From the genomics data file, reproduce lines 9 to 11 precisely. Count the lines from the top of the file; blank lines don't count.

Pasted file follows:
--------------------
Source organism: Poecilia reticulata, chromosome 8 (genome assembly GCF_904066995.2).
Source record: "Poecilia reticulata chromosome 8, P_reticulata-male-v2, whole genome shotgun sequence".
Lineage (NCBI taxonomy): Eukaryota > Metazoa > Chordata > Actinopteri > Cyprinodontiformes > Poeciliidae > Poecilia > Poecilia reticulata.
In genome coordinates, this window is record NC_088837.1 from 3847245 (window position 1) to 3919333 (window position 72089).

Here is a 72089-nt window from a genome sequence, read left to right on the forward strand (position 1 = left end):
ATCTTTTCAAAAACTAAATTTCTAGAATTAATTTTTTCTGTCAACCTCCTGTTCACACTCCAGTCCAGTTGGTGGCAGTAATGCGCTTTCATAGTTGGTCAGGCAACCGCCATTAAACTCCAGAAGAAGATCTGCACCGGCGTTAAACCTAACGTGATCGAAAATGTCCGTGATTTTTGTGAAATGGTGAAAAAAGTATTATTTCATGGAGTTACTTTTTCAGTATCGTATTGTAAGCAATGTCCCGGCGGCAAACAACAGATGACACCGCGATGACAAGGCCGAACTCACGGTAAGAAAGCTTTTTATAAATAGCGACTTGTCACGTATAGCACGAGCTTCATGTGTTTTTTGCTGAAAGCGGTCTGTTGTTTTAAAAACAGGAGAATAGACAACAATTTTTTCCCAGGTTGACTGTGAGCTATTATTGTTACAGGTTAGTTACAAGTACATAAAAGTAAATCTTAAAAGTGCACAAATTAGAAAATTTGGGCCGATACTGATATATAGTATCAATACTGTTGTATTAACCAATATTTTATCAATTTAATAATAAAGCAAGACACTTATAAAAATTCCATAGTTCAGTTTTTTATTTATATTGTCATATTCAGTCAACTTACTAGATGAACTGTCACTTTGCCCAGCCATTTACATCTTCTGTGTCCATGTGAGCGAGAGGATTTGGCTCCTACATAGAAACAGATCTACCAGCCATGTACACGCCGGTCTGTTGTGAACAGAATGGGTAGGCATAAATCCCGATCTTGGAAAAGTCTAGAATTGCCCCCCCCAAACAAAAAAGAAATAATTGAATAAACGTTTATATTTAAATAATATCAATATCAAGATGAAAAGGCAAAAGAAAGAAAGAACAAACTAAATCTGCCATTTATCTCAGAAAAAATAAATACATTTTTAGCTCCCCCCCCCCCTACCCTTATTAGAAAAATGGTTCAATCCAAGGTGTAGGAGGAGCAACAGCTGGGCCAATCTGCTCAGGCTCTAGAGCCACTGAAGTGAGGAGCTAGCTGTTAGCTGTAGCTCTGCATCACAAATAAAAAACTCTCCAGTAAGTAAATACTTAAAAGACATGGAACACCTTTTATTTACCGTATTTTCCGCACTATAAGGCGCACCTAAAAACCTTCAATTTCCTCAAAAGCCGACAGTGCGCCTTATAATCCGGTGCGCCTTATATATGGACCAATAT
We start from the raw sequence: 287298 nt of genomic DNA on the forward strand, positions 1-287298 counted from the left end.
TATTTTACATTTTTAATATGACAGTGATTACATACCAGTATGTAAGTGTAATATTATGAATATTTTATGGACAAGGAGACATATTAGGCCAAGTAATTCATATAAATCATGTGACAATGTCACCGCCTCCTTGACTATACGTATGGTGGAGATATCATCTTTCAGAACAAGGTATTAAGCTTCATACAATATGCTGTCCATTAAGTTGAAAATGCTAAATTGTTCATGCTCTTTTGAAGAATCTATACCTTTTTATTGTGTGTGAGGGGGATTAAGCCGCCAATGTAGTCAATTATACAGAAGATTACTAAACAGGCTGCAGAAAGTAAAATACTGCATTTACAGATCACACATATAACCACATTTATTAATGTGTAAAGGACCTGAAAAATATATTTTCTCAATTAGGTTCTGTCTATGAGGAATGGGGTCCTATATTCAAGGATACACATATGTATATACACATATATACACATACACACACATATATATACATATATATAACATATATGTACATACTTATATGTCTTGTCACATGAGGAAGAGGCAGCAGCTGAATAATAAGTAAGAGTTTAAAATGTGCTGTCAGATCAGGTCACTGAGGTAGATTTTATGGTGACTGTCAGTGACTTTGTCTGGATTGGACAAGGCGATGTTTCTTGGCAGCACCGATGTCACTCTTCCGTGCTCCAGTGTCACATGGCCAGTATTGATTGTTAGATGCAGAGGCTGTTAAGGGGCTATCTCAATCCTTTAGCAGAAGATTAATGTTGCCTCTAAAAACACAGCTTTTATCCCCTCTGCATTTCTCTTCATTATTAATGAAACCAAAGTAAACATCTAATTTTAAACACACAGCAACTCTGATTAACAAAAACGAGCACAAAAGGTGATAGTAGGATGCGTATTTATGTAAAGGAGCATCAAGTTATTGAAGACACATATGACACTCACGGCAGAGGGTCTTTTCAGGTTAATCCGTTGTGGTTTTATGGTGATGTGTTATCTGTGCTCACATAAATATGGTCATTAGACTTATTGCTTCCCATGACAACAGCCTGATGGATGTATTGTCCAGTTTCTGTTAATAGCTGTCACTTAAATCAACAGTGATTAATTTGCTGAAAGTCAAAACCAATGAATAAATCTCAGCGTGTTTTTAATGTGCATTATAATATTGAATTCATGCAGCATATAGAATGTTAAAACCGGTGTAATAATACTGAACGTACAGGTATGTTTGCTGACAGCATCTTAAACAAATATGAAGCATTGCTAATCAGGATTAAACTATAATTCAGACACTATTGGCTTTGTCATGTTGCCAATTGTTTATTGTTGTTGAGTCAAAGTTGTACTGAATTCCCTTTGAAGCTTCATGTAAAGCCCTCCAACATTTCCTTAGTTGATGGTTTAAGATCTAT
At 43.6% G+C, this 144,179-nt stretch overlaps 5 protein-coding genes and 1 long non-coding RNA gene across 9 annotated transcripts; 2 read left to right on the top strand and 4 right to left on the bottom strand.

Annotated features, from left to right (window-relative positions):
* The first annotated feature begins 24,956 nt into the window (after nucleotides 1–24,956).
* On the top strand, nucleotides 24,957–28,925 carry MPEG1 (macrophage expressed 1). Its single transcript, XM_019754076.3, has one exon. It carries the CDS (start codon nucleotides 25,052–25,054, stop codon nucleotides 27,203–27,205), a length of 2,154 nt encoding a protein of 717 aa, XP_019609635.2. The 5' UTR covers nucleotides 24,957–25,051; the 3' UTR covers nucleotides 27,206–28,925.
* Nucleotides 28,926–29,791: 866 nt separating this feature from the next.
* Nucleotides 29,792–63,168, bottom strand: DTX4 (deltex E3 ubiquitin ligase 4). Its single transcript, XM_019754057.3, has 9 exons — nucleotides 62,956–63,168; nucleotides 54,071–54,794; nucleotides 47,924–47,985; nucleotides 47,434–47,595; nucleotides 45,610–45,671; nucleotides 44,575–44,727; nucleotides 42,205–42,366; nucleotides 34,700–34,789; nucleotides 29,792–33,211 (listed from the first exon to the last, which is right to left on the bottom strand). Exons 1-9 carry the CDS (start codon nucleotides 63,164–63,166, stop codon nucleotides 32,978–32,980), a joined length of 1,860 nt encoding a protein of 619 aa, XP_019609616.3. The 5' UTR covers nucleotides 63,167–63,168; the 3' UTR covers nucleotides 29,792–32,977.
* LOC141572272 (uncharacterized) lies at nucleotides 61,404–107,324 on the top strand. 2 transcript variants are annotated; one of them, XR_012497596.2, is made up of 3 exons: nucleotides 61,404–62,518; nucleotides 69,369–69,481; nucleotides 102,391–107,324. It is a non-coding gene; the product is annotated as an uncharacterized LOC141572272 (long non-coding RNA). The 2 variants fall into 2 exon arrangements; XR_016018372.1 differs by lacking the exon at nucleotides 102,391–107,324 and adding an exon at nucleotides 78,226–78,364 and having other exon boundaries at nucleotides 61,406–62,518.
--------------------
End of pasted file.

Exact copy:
At 43.6% G+C, this 144,179-nt stretch overlaps 5 protein-coding genes and 1 long non-coding RNA gene across 9 annotated transcripts; 2 read left to right on the top strand and 4 right to left on the bottom strand.

Annotated features, from left to right (window-relative positions):
* The first annotated feature begins 24,956 nt into the window (after nucleotides 1–24,956).